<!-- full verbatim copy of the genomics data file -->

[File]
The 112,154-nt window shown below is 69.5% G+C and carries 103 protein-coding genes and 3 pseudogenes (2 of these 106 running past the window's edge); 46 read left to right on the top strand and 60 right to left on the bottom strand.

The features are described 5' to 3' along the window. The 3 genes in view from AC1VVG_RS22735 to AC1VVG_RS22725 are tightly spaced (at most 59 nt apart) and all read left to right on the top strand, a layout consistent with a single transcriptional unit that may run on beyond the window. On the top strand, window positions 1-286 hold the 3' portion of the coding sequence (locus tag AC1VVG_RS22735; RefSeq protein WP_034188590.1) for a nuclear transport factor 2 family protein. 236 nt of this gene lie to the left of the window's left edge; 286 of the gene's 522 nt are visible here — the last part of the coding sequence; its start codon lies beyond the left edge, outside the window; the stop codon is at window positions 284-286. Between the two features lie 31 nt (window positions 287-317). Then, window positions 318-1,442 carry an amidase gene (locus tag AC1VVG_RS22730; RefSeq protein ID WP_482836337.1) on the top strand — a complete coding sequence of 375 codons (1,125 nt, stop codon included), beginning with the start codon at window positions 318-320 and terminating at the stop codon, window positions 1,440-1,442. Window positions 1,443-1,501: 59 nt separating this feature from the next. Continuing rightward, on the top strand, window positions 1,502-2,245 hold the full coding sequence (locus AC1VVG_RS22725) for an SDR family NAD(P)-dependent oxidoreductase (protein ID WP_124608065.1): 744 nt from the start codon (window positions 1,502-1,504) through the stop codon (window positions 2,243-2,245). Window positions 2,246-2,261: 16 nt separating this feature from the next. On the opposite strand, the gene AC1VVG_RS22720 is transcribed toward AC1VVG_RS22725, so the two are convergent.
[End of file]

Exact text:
The 112,154-nt window shown below is 69.5% G+C and carries 103 protein-coding genes and 3 pseudogenes (2 of these 106 running past the window's edge); 46 read left to right on the top strand and 60 right to left on the bottom strand.

The features are described 5' to 3' along the window. The 3 genes in view from AC1VVG_RS22735 to AC1VVG_RS22725 are tightly spaced (at most 59 nt apart) and all read left to right on the top strand, a layout consistent with a single transcriptional unit that may run on beyond the window. On the top strand, window positions 1-286 hold the 3' portion of the coding sequence (locus tag AC1VVG_RS22735; RefSeq protein WP_034188590.1) for a nuclear transport factor 2 family protein. 236 nt of this gene lie to the left of the window's left edge; 286 of the gene's 522 nt are visible here — the last part of the coding sequence; its start codon lies beyond the left edge, outside the window; the stop codon is at window positions 284-286. Between the two features lie 31 nt (window positions 287-317). Then, window positions 318-1,442 carry an amidase gene (locus tag AC1VVG_RS22730; RefSeq protein ID WP_482836337.1) on the top strand — a complete coding sequence of 375 codons (1,125 nt, stop codon included), beginning with the start codon at window positions 318-320 and terminating at the stop codon, window positions 1,440-1,442. Window positions 1,443-1,501: 59 nt separating this feature from the next. Continuing rightward, on the top strand, window positions 1,502-2,245 hold the full coding sequence (locus AC1VVG_RS22725) for an SDR family NAD(P)-dependent oxidoreductase (protein ID WP_124608065.1): 744 nt from the start codon (window positions 1,502-1,504) through the stop codon (window positions 2,243-2,245). Window positions 2,246-2,261: 16 nt separating this feature from the next. On the opposite strand, the gene AC1VVG_RS22720 is transcribed toward AC1VVG_RS22725, so the two are convergent.